Punlisher’s Platform: Why didn’t the health department report the deadly hepatitis A outbreak sooner?

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– OPINION –

Unanswered questions:

  • If the exposure at the restaurant happened at the end of November 2021, why was the public not alerted until January 2022?
  • For those who got sick, was there a common day or days that they ate out?
  • For those who got sick, was there a common food eaten at the restaurant? – Hepatitis A outbreaks have been linked to a variety of food products, including green onions, berries, seafood and frozen berries.
  • Are all the workers who worked during the exposure period taken into account and did any of them fall ill in the week following the exposure period? – The hepatitis A outbreak has been linked to sick food service workers in the very recent past – Mendham NJ Golf and Country Club and Roanoke VA Famous Anthony’s Restaurant.

NBC10 Philadelphia reports that health officials have confirmed a third death in a hepatitis A outbreak in Montgomery County linked to Gino’s Ristorante & Pizzeria in West Norriton. They also authorized the reopening of the restaurant which had been closed due to the epidemic.

The Montgomery County Office of Public Health (MCOPH) first announced there was an outbreak on January 5. On Thursday, they revealed there had been ten confirmed cases of the virus in the county, three of them fatal. The seven survivors were hospitalized but were later released.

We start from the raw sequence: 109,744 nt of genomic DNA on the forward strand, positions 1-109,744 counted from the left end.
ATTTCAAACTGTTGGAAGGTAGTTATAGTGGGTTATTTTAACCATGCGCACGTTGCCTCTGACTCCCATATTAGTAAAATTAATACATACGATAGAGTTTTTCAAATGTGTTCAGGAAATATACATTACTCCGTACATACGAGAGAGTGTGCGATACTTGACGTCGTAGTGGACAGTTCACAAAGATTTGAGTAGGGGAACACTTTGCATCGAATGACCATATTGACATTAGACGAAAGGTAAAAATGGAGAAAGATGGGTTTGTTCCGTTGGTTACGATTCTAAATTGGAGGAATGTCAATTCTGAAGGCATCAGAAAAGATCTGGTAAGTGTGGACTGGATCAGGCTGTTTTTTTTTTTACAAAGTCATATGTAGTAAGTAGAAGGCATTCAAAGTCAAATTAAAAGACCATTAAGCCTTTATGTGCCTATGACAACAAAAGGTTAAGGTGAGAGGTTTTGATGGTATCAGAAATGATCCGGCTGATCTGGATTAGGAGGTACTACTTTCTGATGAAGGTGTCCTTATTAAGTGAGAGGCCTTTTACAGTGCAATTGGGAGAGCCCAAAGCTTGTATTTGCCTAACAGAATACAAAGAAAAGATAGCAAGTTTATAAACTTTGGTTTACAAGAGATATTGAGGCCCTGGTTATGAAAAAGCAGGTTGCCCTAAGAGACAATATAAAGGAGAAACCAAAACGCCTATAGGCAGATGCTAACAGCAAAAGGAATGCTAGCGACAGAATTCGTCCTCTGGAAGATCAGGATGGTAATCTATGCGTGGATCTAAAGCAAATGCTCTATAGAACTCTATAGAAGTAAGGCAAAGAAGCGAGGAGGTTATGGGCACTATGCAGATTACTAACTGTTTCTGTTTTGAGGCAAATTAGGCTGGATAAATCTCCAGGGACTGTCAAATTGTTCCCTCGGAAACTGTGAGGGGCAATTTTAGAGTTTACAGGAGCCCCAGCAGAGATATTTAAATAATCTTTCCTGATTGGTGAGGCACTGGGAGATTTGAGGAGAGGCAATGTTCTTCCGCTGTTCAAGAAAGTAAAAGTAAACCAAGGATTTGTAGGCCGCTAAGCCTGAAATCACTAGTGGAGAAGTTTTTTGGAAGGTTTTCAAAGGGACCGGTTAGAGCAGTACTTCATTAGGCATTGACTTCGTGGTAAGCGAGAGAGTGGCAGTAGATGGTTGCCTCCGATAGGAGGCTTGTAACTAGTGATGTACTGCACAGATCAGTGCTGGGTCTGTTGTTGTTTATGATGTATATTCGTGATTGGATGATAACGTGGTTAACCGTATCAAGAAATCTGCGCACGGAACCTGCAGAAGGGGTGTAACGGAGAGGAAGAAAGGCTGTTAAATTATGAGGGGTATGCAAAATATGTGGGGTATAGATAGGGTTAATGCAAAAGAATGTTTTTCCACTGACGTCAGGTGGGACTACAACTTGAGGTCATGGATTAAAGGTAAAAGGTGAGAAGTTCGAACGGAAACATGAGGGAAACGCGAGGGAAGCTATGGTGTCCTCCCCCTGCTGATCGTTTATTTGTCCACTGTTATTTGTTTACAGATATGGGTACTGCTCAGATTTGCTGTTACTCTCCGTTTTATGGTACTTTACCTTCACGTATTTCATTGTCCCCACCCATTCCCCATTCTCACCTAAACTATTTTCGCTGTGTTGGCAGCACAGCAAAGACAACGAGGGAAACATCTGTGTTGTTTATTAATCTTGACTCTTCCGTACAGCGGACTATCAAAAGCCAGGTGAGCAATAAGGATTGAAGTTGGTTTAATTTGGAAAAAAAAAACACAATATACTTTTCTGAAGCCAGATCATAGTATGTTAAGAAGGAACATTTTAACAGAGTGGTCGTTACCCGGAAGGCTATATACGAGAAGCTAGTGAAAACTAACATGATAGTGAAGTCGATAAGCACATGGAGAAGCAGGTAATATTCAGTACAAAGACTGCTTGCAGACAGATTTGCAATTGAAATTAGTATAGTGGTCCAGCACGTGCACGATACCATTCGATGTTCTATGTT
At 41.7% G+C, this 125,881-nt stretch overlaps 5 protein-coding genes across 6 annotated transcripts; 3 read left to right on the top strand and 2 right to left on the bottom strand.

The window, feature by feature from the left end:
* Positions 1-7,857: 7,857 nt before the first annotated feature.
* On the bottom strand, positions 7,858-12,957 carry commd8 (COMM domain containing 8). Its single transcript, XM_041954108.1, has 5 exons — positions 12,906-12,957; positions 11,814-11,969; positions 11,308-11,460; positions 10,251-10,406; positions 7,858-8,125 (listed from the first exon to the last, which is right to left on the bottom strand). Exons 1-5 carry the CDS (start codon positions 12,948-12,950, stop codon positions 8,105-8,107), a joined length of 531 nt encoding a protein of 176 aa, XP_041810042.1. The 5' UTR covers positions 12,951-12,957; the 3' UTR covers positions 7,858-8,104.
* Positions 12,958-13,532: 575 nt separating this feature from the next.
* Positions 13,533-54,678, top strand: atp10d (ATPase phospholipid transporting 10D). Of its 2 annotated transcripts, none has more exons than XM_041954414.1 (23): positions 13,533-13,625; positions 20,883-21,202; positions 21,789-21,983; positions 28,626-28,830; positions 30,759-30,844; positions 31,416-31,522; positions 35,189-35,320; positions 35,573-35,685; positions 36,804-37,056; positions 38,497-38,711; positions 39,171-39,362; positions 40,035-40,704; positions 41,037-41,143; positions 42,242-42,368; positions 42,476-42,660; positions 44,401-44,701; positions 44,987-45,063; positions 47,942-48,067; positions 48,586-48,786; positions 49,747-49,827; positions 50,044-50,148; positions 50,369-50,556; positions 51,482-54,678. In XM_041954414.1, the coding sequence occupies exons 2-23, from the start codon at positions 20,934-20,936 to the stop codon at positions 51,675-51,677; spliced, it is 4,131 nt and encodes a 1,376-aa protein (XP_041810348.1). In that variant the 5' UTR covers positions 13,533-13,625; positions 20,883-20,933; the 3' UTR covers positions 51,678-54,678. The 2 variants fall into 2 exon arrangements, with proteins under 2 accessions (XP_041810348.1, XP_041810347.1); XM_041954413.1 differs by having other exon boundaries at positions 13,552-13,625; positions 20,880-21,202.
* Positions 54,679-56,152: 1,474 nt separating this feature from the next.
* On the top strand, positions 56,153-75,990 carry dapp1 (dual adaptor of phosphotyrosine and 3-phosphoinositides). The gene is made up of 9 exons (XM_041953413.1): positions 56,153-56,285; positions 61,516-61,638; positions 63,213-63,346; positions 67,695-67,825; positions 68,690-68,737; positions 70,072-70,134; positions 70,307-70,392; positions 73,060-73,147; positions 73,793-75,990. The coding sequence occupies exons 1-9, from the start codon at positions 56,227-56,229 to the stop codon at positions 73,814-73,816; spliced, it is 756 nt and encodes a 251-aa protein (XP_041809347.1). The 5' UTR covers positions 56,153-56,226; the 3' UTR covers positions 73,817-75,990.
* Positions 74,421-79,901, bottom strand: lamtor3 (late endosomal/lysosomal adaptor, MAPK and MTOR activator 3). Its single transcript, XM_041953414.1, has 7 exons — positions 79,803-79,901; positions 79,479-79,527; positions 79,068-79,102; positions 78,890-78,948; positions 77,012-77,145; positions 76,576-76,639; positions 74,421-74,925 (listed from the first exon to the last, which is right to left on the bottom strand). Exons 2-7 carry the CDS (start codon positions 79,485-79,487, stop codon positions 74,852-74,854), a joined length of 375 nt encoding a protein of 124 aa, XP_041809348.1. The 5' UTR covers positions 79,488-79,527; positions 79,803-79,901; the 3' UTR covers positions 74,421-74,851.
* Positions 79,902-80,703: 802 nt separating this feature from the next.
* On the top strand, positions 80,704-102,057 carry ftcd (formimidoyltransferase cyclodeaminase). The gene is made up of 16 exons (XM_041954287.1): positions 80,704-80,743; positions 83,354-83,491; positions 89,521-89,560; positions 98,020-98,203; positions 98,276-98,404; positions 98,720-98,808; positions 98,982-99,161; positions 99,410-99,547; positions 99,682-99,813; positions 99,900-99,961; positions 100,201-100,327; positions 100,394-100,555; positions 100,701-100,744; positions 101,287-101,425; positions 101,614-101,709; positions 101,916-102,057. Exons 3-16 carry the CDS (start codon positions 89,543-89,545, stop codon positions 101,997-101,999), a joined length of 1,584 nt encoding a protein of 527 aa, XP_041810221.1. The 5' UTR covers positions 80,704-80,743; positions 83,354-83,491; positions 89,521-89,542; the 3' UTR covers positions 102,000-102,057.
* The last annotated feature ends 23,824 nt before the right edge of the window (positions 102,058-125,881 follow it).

Officials also say they are investigating three other possible cases in the outbreak.

In interviews, health officials confirmed that the initial exposure occurred in late November, but no longer poses a risk to the public.

After conducting a reopening inspection on Thursday, MCOPH’s Field Environmental Services Division also lifted the closure of Gino’s Ristorante & Pizzeria in West Norriton.

The restaurant had been closed since January 7 due to the epidemic. The company denied any involvement in the outbreak and claimed to have been the victim of false rumours.

Health officials said they inspected the kitchen, dining room, waiting stations, restrooms and all food and non-food contact surfaces inside the restaurant while insisting on the requirement proper and thorough hand washing and use of gloves/utensils when handling food. The restaurant owner also told health officials that all potential food sources on the premises had been eliminated before reopening.

“The restaurant owner has provided a list of restaurant employees working during the exposure period who are expected to return to the restaurant after reopening,” an MCPOH spokesperson wrote. “All employees on the list have been voluntarily tested for hepatitis A and have been offered the hepatitis A vaccination.”

A source told NBC10 that all Gino workers have been tested and vaccinated for hepatitis A and so far there have been no positive tests among employees.

Hepatitis A is a liver infection caused by the hepatitis A virus (HAV) which is found in the stool and blood of infected people, according to the CDC. It is also very contagious.

“It is a fecal or oral route. And that means there’s a small amount of feces or poo on a substance that’s ingested and that’s how you get hepatitis A,” Dr. Darren Mareiniss of Einstein Health told NBC10.

Symptoms of hepatitis A can last up to two months and include fatigue, nausea, stomach pain and jaundice, although most people with the virus do not have long-term illness. duration, according to the CDC. Vaccination is the best way to prevent the virus.

“The majority of patients with hepatitis A do not progress to fulminant disease,” Dr. Mareiniss said. “That means they don’t progress to liver failure. It’s less than one percent, we believe. So many people have milder symptoms and they are self-limiting. He leaves.

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